Bach, Ligeti: Alban Gerhardt (cello), Hoddinott Hall, Cardiff 10.4.2011. (GPu)
Bach, Suite for Cello Solo no.1 (BWV 1007)
Ligeti, Sonata for Cello Solo
Bach, Suite for Cello Solo no.6 (BWV 101)
I had much admired the work of Alban Gerhardt when I had previously heard him as a concerto soloist; it wouldn’t necessarily follow that he would turn out to be a master of the repertoire for solo cello, but I had high hopes; they were very much fulfilled at this Sunday afternoon recital in the Hoddinott Hall.
His programme – played uninterrupted in an intensely concentrated fashion – was dominated by two of the cornerstones of the solo repertoire (at least since their revival by Casals in the 1930s), in the form of the first and last of Bach’s six suites for solo cello. The two suites framed Ligeti’s Sonata for Cello Solo.
From the opening of the first Suite’s Prélude it was clear that Gerhardt was fully sensitive to the musicality of these suites, not merely to their technical fascinations. In the Prélude the sense of interweaving voices was delightful, the gradations of volume perfectly judged. A relatively leisurely account of the Allemande was characterised by some beautiful phrasing, while the Courante began with some moments of elegant hesitancy, before irresistibly dancing rhythms took over. There was an impressive dignity to the first Menuet, with an attractive – and unexaggerated – use of silence, giving phrases time to breathe and resonate. The whole performance had both elegance and intellectual/structural clarity
The first movement (Dialogo – Adagio rubato, cantabile) of Ligeti’s Sonata for Cello Sonata was written in 1948, when Ligeti was a student at the the Franz Liszt Academy of Music in Budapest, for Annuss Virány, a cellist and fellow student; the second movement (Capriccio – Presto con slancio) was written in 1953 and added to Dialogo when the cellist Vera Dénes asked him for a work for unaccompanied cello. The two movements show us just how much the young Ligeti was heir to Kodaly and Bartok. In the first movement, Gerhardt made good use of the tonal range of his instrument (made by the Venetian luthier Matteo Gofriller) to realise musically the ‘conversation’ between two voices (which Ligeti later characterised as those of a man and a woman); in the ensuing Capriccio he responded superbly to the intense energy of the writing, full of aggressive rhythms. This was a passionate, but disciplined performance.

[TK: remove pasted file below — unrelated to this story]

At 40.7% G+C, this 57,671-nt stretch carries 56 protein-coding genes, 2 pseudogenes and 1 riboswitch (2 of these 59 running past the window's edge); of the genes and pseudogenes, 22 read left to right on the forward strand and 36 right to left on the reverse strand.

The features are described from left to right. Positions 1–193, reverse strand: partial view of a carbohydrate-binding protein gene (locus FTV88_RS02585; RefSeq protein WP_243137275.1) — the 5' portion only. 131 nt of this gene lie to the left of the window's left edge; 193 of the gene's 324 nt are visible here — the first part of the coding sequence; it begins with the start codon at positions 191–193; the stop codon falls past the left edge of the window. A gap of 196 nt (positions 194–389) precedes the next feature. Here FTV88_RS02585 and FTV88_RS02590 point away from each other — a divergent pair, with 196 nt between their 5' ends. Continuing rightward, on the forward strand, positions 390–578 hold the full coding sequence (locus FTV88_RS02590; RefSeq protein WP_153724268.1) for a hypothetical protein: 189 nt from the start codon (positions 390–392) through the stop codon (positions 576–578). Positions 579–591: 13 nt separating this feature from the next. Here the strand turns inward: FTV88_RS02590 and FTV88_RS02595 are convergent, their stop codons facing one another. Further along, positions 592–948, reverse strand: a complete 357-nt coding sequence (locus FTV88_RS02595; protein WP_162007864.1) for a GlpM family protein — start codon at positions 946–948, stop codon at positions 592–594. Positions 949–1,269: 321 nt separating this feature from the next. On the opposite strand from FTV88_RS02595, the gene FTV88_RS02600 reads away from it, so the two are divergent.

The Sixth of Bach’s Suites for Solo Cello is the most remarkable of the set – the (very) brief programme note reminded us that Rostropovich described it as “a symphony for solo cello”. While he certainly responded to the kinds of qualities to which Rostropovich’s description points, Gerhardt rightly refused any temptation to inflate the work inappropriately (though there were, for my taste, one or two slightly over romantic phrasings in places). The melodic leaps and subtle harmonic implications of so much of the writing in this last suite can sound no more than merely very clever, but under Gerhardt’s fingers and bow they were fully in the service of a thoroughly musical purpose; dense textures were articulated with impressive clarity. In what was perhaps the highlight of the whole programme, Gerhardt’s reading of the Sarabande in this sixth suite was masterly, bringing out the gravity of the movement without the slightest sense of ponderousness, and finding in it a degree of meditative inwardness that was essentially spiritual
This was the last of the four ‘Performer Plus’ chamber music recitals in the Hoddinott Hall, all recorded for future broadcast on Radio 3. I very much hope that there will be a fresh series next year.